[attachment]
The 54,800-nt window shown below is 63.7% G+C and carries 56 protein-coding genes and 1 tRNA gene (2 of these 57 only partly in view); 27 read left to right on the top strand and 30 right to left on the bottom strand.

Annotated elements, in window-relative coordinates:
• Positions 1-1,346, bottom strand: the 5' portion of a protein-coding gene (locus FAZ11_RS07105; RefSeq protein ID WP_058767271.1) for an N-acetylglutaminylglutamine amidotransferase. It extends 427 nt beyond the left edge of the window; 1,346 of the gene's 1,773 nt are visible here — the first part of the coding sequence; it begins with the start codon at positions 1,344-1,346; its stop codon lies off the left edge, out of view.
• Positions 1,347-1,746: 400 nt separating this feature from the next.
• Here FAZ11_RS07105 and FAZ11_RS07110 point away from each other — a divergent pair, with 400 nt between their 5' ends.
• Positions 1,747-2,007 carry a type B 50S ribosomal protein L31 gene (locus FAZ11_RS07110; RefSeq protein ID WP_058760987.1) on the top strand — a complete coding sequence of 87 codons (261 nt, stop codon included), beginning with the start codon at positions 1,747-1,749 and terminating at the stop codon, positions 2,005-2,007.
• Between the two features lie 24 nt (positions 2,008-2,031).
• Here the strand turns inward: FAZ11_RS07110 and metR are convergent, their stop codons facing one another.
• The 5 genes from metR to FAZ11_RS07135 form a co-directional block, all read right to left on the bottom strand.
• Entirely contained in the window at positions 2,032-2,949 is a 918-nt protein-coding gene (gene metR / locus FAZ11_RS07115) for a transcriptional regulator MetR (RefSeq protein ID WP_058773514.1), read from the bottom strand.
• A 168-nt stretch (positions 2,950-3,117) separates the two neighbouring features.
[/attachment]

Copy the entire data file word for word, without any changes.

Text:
The 54,800-nt window shown below is 63.7% G+C and carries 56 protein-coding genes and 1 tRNA gene (2 of these 57 only partly in view); 27 read left to right on the top strand and 30 right to left on the bottom strand.

Annotated elements, in window-relative coordinates:
• Positions 1-1,346, bottom strand: the 5' portion of a protein-coding gene (locus FAZ11_RS07105; RefSeq protein ID WP_058767271.1) for an N-acetylglutaminylglutamine amidotransferase. It extends 427 nt beyond the left edge of the window; 1,346 of the gene's 1,773 nt are visible here — the first part of the coding sequence; it begins with the start codon at positions 1,344-1,346; its stop codon lies off the left edge, out of view.
• Positions 1,347-1,746: 400 nt separating this feature from the next.
• Here FAZ11_RS07105 and FAZ11_RS07110 point away from each other — a divergent pair, with 400 nt between their 5' ends.
• Positions 1,747-2,007 carry a type B 50S ribosomal protein L31 gene (locus FAZ11_RS07110; RefSeq protein ID WP_058760987.1) on the top strand — a complete coding sequence of 87 codons (261 nt, stop codon included), beginning with the start codon at positions 1,747-1,749 and terminating at the stop codon, positions 2,005-2,007.
• Between the two features lie 24 nt (positions 2,008-2,031).
• Here the strand turns inward: FAZ11_RS07110 and metR are convergent, their stop codons facing one another.
• The 5 genes from metR to FAZ11_RS07135 form a co-directional block, all read right to left on the bottom strand.
• Entirely contained in the window at positions 2,032-2,949 is a 918-nt protein-coding gene (gene metR / locus FAZ11_RS07115) for a transcriptional regulator MetR (RefSeq protein ID WP_058773514.1), read from the bottom strand.
• A 168-nt stretch (positions 2,950-3,117) separates the two neighbouring features.